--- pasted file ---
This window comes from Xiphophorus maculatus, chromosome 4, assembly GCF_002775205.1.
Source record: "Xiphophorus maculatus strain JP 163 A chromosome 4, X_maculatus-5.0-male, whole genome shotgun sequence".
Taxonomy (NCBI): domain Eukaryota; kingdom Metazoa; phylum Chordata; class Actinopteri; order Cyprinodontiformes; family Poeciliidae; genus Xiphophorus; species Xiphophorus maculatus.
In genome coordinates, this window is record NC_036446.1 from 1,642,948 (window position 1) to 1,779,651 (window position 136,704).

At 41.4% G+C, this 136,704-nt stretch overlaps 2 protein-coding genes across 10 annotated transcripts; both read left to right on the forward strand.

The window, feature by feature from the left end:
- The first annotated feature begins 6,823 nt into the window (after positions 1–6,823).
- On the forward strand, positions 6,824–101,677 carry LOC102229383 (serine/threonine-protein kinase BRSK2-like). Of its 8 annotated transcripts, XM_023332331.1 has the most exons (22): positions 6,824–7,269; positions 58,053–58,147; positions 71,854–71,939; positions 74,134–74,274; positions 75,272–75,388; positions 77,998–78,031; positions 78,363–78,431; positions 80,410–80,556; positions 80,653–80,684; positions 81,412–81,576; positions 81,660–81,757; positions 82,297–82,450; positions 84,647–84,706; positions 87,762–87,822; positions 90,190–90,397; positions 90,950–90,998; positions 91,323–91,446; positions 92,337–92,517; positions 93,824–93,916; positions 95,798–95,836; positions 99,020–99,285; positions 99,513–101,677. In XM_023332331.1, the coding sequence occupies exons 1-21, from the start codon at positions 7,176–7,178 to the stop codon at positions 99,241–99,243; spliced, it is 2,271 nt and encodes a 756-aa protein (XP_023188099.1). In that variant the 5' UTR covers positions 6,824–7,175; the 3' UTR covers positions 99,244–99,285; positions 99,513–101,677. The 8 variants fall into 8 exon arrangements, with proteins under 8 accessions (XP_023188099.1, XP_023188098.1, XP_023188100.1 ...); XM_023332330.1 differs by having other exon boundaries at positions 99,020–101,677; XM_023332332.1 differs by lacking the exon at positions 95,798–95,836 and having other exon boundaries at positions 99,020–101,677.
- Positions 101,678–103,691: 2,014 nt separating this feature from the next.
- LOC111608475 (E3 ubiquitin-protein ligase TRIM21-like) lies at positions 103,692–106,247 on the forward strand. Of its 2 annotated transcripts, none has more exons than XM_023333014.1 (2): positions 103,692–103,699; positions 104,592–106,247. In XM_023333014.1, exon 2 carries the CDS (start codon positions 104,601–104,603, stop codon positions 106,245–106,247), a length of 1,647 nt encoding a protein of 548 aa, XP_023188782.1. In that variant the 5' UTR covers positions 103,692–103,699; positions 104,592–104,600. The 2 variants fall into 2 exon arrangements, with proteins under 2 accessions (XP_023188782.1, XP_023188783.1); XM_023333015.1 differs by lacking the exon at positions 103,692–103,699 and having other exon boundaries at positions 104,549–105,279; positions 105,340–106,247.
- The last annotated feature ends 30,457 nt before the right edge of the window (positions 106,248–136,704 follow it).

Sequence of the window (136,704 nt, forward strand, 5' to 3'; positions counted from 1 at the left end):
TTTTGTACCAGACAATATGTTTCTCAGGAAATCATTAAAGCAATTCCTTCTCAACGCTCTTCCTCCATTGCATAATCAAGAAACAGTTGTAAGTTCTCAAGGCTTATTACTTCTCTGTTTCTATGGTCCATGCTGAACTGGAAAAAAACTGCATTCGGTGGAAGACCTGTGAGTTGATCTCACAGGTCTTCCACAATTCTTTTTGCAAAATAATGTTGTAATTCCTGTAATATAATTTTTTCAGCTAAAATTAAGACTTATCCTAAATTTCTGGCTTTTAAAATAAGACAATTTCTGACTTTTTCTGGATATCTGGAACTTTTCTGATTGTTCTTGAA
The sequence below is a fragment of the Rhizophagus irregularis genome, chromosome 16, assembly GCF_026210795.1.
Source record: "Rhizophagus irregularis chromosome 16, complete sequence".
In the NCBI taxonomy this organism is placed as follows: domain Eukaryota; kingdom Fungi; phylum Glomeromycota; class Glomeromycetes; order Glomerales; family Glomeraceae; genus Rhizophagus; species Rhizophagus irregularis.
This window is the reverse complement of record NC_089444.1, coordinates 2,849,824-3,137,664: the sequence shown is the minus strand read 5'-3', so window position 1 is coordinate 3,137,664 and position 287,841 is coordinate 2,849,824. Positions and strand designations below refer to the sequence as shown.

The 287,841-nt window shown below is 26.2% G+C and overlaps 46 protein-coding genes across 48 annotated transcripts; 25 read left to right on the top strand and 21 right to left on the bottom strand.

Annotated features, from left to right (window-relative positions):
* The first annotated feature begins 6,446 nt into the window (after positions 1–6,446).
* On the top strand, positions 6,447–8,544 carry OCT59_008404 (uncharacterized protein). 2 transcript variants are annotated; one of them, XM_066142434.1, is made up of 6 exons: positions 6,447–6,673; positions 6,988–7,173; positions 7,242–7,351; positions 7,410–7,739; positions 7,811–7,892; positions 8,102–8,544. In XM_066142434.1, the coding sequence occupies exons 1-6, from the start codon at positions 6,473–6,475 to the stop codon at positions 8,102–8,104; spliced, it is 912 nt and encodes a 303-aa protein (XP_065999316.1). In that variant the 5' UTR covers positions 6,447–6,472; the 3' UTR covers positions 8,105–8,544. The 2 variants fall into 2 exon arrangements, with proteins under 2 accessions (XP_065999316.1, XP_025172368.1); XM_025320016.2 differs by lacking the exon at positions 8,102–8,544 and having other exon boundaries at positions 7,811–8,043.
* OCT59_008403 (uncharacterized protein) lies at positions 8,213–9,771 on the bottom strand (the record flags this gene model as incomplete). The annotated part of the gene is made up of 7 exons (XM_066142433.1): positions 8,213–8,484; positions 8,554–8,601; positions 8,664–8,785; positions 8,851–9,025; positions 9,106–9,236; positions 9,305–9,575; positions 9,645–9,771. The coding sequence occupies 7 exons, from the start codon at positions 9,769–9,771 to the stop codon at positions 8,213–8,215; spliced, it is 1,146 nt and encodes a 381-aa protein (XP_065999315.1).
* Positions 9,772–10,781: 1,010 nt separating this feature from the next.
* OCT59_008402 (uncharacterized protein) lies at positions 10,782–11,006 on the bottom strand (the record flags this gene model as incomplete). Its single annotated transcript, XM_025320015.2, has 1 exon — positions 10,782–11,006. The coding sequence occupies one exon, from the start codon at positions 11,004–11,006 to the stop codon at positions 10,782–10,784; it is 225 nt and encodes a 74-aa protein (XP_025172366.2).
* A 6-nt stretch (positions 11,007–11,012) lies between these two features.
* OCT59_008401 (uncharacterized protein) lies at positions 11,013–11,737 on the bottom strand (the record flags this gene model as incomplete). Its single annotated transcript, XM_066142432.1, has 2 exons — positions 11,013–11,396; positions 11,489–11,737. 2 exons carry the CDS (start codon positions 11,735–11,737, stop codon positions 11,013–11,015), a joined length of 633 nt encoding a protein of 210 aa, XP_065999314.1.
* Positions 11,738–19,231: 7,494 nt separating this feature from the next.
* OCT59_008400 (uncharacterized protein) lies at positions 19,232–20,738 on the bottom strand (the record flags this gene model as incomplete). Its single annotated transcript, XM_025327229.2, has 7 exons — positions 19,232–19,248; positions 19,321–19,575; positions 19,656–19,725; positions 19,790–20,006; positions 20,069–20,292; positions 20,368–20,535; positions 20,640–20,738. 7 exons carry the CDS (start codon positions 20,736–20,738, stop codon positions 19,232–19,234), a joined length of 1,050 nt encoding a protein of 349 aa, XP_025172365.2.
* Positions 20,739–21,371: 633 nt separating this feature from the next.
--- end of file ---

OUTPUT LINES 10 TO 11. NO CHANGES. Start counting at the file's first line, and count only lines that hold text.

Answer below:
- LOC111608475 (E3 ubiquitin-protein ligase TRIM21-like) lies at positions 103,692–106,247 on the forward strand. Of its 2 annotated transcripts, none has more exons than XM_023333014.1 (2): positions 103,692–103,699; positions 104,592–106,247. In XM_023333014.1, exon 2 carries the CDS (start codon positions 104,601–104,603, stop codon positions 106,245–106,247), a length of 1,647 nt encoding a protein of 548 aa, XP_023188782.1. In that variant the 5' UTR covers positions 103,692–103,699; positions 104,592–104,600. The 2 variants fall into 2 exon arrangements, with proteins under 2 accessions (XP_023188782.1, XP_023188783.1); XM_023333015.1 differs by lacking the exon at positions 103,692–103,699 and having other exon boundaries at positions 104,549–105,279; positions 105,340–106,247.
- The last annotated feature ends 30,457 nt before the right edge of the window (positions 106,248–136,704 follow it).